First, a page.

Today, I would like to comment on three critical barriers to mental health and where a national strategy, advocacy, and funding could change the lives of people and their clinical outcomes.
    The first is access to care. It's not a new word, not a new concept, but something we just can’t guarantee in our current mental health system. There is no question that our anti-stigma campaigns are reaching Canadians, breaking down social barriers, and encouraging people to seek help. The problem is that awareness campaigns are not tied to treatment options. Realizing that you need help is the first step. Trying to get the right treatment at the right time is the real challenge. With no increase in our global operating budgets in the last six years, we have streamlined operations to make them more efficient in order to get more people into our care; however, a growing number of people are trying to get in. We know, according to the latest statistics from the Public Health Agency of Canada, that one in three Canadian will be affected by a mental illness during their lifetime. We had always thought that the figure was one in five. Those are the latest statistics. The numbers of those seeking treatment are rising, not decreasing.
    Every day, I look at the schedule of our wait lists and the number of people looking for treatment. Funding is available to help people navigate a fragmented mental health system in Ontario, but not for specialized treatment that will give people their lives back.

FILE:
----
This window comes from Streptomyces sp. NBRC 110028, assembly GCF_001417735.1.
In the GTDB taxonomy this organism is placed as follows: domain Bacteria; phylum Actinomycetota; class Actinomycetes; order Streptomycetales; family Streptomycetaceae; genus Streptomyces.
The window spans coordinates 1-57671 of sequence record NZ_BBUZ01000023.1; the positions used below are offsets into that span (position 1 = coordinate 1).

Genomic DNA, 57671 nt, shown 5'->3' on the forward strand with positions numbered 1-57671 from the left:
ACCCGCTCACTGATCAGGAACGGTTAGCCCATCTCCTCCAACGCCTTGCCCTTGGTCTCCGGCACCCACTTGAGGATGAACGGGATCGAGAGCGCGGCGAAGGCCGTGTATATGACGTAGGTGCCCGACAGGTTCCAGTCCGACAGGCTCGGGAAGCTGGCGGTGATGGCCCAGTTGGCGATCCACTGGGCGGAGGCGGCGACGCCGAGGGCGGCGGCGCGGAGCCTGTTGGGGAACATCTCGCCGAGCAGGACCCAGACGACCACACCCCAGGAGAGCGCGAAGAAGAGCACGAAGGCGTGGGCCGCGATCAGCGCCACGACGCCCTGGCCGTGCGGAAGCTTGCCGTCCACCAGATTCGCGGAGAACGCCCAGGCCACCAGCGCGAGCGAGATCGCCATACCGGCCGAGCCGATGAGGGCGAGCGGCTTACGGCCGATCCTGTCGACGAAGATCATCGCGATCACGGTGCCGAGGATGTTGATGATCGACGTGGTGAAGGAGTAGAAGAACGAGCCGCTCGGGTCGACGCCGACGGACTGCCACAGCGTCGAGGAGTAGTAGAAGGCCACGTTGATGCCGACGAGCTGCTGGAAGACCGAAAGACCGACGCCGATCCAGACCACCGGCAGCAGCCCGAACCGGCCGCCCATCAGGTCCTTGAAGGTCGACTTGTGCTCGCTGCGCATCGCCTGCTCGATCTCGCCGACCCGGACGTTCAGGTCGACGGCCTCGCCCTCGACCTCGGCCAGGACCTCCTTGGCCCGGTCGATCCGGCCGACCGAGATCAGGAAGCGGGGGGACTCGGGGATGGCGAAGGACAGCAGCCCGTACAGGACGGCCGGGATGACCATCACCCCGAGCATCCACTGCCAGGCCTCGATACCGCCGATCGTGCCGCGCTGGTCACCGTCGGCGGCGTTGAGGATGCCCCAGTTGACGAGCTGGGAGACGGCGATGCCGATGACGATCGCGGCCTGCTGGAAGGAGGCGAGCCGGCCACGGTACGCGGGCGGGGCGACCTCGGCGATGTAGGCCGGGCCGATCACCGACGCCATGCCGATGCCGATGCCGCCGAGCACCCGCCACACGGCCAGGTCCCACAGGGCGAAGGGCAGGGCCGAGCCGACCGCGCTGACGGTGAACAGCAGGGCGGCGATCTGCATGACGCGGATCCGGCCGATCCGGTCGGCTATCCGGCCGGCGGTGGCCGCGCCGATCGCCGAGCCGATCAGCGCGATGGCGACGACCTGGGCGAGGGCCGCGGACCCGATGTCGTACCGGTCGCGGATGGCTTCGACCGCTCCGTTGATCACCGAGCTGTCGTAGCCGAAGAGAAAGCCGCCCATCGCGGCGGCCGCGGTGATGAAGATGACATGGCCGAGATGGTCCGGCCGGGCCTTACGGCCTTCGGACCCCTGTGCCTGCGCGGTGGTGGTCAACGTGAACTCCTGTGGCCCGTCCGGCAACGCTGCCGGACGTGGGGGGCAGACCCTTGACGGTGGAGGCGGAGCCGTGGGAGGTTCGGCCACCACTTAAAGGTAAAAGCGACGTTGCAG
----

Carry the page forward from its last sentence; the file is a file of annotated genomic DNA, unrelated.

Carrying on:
We are doing our communities an injustice when we focus on working around holes in the system rather than building the services that will bring about recovery. How we approach access to care has an impact far beyond the individual patient. Mental illness touches the entire family in every way possible. It also impacts friends, colleagues, and employers.


    Mental health affects all of us. It is a social problem that demands our attention.


    I talked to a mother last week who urged me to have her 20-year-old son Andy admitted to the Royal, as he continues to harm himself. I had to tell her that the first available appointment in our concurrent disorders, an addiction program, is in three months' time. What will Andy do during that time? Will he be able to stay with his parents? He has already threatened them several times, and police have been called. Ending up in jail is a real possibility for him. What is the chance that he will be able to wait at home, holding on to some hope about getting help? It's more likely that, without the benefit of a specialized team who know how to treat his complex disorders, he will grow anxious and frustrated trying to manage his disorders and addictions.